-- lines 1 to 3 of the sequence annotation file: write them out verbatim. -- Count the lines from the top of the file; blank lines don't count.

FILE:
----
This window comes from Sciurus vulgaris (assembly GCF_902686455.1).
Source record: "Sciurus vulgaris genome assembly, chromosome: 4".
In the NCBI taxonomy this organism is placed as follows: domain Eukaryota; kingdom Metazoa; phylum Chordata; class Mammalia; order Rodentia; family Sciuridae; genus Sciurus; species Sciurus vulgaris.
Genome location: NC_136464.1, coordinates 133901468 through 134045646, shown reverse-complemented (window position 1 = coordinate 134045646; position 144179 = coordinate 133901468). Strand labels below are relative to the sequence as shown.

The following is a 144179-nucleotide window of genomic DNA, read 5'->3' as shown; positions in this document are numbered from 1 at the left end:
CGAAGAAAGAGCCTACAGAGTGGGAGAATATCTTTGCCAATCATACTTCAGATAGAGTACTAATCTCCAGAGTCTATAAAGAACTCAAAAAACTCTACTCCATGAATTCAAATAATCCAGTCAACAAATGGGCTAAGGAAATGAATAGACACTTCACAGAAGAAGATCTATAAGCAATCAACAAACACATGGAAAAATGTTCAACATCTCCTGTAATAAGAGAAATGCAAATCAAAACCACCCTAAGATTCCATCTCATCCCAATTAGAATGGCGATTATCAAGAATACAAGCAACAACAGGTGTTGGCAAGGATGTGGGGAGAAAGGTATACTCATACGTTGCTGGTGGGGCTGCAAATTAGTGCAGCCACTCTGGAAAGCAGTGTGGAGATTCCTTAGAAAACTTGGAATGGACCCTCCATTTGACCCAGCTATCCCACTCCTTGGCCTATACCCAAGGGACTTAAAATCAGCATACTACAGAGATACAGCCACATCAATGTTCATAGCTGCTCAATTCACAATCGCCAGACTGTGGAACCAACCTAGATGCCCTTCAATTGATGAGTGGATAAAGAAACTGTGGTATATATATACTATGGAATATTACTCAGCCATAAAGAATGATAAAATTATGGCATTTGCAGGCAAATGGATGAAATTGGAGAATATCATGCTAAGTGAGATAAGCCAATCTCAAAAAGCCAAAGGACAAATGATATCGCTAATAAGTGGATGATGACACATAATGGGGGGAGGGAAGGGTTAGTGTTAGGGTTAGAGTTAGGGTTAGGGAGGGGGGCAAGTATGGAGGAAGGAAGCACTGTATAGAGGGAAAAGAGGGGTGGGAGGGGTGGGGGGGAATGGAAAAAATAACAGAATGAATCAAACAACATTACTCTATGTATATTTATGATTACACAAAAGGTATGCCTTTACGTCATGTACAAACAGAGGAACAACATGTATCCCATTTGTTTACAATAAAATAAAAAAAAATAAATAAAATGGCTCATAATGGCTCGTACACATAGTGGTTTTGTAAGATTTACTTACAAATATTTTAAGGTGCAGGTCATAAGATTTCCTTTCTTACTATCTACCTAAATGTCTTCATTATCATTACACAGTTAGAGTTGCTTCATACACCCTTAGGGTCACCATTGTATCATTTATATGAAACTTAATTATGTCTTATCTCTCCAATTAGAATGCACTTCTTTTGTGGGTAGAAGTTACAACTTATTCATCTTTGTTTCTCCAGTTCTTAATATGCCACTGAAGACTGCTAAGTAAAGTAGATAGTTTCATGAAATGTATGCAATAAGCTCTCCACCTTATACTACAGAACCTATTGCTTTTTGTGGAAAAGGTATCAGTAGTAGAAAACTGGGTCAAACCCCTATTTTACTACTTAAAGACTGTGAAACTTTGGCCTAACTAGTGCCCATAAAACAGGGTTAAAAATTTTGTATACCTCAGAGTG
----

This window comes from Sciurus vulgaris (assembly GCF_902686455.1).
Source record: "Sciurus vulgaris genome assembly, chromosome: 4".
In the NCBI taxonomy this organism is placed as follows: domain Eukaryota; kingdom Metazoa; phylum Chordata; class Mammalia; order Rodentia; family Sciuridae; genus Sciurus; species Sciurus vulgaris.